What is kosher salt, please explain?!
Seen in a recent answer - never heard of it.
I'd just add this to the other answers, especially to First L's good answer:
The other thing about "kosher" salt (also called "coarse salt") is that not only are the grains larger, but they're also *flat* and more like flakes. Other kinds of salt are chunkier crystals, whether fine grain or larger grain.
That shape makes those who cook meats/poultry/fish especially love kosher salt because the flakes settle down flat on the raw meat and stick easily when sprinkled on (with fingers usually) or when "rubbed" on.
Kosher salt also has meaning to Jews, etc, but that part has nothing to do with the reason that cooks like it. Personally, I use Kosher salt for most things but try to use regular salt occasionally because it does have the additive iodine, and sometimes a finer grain salt will be easier and quicker to mix into something.
(Non-kosher salt would be any kind of salt that's not specifically "kosher salt."
Kosher salt is salt that is used in the Koshering process for meat. In order for meat to be Kosher, it has to be slaughtered according to religious guidelines, and it has to be processed in such a way as to remove as much blood as possible. This is done by coating the meat in coarse salt and letting it sit for hours to absorb the blood; the salt and blood are then washed off. Kosher salt is course grained, and is pure sodium chloride, with absolutely no additives, not even Iodine (which almost all table salt has added to it). It is inspected and blessed by religious authorities before packaging.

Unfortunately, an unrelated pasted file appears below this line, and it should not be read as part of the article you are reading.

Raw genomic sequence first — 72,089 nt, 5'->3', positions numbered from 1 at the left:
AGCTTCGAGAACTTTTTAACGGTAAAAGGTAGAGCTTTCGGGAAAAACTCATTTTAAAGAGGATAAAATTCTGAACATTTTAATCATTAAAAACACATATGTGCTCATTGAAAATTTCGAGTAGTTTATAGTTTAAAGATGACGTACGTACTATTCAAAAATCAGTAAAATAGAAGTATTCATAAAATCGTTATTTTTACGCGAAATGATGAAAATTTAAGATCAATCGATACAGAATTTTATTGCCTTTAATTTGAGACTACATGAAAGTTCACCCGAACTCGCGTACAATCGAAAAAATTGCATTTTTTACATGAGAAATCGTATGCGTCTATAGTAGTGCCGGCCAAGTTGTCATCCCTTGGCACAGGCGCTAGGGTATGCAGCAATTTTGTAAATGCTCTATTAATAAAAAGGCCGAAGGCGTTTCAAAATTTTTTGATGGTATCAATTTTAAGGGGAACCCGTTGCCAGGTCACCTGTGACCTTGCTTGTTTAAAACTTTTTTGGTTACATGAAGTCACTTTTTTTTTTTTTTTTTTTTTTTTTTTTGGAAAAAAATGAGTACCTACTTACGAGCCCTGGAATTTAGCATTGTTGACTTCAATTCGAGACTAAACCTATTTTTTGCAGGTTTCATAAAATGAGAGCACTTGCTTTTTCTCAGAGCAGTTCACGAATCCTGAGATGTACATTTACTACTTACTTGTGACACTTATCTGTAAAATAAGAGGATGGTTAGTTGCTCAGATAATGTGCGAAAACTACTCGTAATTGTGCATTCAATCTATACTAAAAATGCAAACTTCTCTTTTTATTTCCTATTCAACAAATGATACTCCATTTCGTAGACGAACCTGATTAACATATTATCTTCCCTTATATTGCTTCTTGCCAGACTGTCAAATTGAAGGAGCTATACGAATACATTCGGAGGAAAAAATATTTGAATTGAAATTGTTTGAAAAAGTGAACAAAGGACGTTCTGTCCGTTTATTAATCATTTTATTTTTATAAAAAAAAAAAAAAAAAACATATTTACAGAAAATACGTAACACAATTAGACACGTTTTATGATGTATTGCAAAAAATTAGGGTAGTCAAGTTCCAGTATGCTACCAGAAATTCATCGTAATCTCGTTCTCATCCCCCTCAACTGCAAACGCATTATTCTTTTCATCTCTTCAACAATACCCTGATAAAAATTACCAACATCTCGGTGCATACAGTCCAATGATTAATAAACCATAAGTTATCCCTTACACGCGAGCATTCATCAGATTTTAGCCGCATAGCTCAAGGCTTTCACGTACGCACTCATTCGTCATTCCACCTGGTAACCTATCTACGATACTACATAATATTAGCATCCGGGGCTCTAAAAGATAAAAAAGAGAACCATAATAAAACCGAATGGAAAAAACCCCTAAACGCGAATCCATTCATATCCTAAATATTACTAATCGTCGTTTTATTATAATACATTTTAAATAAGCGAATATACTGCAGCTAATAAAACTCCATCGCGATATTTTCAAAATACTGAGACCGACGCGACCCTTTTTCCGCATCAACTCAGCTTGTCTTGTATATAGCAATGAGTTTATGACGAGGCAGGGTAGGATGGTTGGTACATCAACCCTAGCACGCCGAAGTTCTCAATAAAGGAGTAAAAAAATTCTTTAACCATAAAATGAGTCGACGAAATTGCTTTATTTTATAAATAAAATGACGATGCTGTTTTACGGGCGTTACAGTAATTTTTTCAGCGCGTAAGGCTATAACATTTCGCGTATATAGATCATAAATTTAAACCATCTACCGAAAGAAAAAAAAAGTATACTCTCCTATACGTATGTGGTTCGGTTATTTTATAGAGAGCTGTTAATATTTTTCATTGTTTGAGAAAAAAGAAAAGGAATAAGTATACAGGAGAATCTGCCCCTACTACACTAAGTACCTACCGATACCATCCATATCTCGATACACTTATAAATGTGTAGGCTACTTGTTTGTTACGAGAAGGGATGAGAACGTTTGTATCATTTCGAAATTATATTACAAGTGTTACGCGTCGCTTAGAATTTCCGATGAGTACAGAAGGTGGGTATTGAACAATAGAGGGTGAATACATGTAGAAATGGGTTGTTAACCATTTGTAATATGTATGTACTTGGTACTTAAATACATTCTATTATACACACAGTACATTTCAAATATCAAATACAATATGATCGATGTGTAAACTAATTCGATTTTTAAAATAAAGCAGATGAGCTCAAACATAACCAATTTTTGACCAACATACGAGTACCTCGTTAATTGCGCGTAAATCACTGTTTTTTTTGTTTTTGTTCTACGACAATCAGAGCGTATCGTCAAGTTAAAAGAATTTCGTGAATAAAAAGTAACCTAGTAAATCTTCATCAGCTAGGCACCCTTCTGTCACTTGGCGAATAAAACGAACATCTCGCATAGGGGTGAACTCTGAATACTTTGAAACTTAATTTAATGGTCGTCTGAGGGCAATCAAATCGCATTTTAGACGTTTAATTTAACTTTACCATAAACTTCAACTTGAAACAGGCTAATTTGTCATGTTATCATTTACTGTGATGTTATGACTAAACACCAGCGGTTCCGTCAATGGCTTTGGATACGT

Chefs nowadays love to cook with Kosher salt because of its purity, and because the grains are coarse enough to see when you sprinkle it on food as it's cooking, so you can tell visually how much you're adding, and also the coarse grains make it easier to pick up a pinchful in your fingers without spilling it.
Kosher is a set of dietary laws that govern the way those of the Jewish religion eat. Kosher also pertains to the proper way of preparing food. If a food is not kosher, Jewish religion forbids the consumption of such. Foods that are not kosher are termed “treif”.
Kosher salt has a much larger grain size than some common table salt. Like common table salt, kosher salt consists of the chemical compound sodium chloride. Kosher salt typically contains no additives, unlike common table salt.
Keelia is right, but also Kosher salt, or anything else that is Kosher has to have the processing overseen by a Rabbi.
its larger salt rocks that is blessed and approved by a rabbi